The Outsiders

Musical Score By: Carmine Coppola

Songs By: Stevie Wonder and Bill Hughes

Distributed by: Silva Screen Records

Reviewed by Melissa Minners


                In 1983, a film adaptation of the S.E. Hinton novel, The Outsiders, hit the theaters.  Set in Tulsa, Oklahoma in 1965, the novel centers on the Greasers, a gang made up of low-income working class teenagers.  C. Thomas Howell stars as Ponyboy Curtis, the youngest member of the Curtis family.  Although Ponyboy looks up to his hardworking brothers (portrayed by Patrick Swayze and Rob Lowe), his brothers are bent on Ponyboy staying clean and getting an education so that he can go further in life.  Unfortunately, being from the wrong side of the tracks gets Ponyboy and his friend in trouble with the Socs, a gang of wealthy teens.  When Ponyboy's friend Johnny (Ralph Macchio) kills a Soc to save Ponyboy's life, the two find themselves on the run.  Eventually, Ponyboy learns that his brothers have been right all along.

                In 2013, thirty years after the film's initial release, Silva Screen Records released a re-mastered and more complete version of the original soundtrack of The Outsiders.  The album features never before released music from the film, including Stevie Wonder's ballad based on a line from the film entitled Stay Gold.

                The musical score of The Outsiders was created by Carmine Coppola, father of the film's director, Francis Ford Coppola.  Beginning his career as a flautist, Carmine Coppola studied at Julliard before attending the Manhattan School of Music.  In 1940, he performed with the NBC Symphony Orchestra, but left in 1951 to pursue a career as a composer.  He created the musical scores for a number of well-known films, including The Godfather Trilogy, The Black Stallion, Apocalypse Now, Tucker: The Man and His Dream and more.

                The score created for the film is a mainly orchestral affair, featuring an old movie style, almost as if Coppola had wanted to replicate the type of music one would hear in a movie theater in the mid-60s.  The best examples of this style are in the first musical track, Fate, featuring a great deal of drama with the hammering of piano keys accompanied by a string theme and Cherry Says Goodbye featuring a heart-fluttering piano, accompanied by strings and woodwinds depicting a young man in love.  Snippets of the main theme found in Stay Gold can be heard in later tracks.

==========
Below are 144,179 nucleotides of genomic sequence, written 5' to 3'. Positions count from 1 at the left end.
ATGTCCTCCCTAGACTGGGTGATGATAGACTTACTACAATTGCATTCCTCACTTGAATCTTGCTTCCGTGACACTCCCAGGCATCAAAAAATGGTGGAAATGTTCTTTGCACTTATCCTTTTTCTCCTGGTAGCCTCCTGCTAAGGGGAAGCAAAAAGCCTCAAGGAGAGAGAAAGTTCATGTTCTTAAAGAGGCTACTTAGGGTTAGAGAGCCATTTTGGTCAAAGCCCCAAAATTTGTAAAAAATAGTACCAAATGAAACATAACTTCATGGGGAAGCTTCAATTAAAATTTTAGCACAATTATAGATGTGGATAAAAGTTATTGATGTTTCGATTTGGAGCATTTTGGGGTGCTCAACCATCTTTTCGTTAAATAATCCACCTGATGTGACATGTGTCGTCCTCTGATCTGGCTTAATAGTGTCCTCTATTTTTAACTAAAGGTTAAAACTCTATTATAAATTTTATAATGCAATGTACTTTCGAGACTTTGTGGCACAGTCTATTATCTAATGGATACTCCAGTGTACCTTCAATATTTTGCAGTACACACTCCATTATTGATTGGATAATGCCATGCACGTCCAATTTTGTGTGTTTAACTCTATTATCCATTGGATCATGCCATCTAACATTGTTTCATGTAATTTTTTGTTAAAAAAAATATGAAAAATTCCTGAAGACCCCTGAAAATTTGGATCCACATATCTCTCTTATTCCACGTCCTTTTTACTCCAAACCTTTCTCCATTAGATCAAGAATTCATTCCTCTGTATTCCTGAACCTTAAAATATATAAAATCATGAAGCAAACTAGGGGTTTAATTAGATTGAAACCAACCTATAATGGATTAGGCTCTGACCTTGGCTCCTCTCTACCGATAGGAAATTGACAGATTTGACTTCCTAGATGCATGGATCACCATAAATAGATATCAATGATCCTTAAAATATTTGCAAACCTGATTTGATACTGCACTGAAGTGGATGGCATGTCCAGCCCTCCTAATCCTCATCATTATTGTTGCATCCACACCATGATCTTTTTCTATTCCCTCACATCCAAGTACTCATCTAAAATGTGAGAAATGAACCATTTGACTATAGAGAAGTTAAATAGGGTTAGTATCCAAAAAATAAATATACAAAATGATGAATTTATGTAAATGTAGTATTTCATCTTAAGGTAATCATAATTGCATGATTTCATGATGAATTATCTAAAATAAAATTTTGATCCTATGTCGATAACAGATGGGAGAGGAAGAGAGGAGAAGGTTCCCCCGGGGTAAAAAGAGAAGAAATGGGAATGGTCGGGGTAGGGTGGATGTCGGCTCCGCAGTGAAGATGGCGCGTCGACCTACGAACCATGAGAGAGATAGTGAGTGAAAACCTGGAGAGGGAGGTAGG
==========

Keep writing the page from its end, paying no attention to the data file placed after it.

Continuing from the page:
The music found on this re-mastered version of The Outsiders Soundtrack brought back memories for me - I saw the movie a number of times after reading the book when I was a kid (yeah, I'm dating myself somewhat here).  I especially enjoyed the addition of Stay Gold to the album and think that true fans of the film will appreciate finally owning the song based on a key element in the film and the novel. 

                This 30th year celebration of the music of The Outsiders will make any fan of the film quite happy.  Silva Screen Records' boast of this being the most complete version is on the money and even features Incidental Music as well as different versions of Rumble and Stay Gold.  Listening to The Outsiders Soundtrack was definitely and enjoyable walk down Memory Lane.


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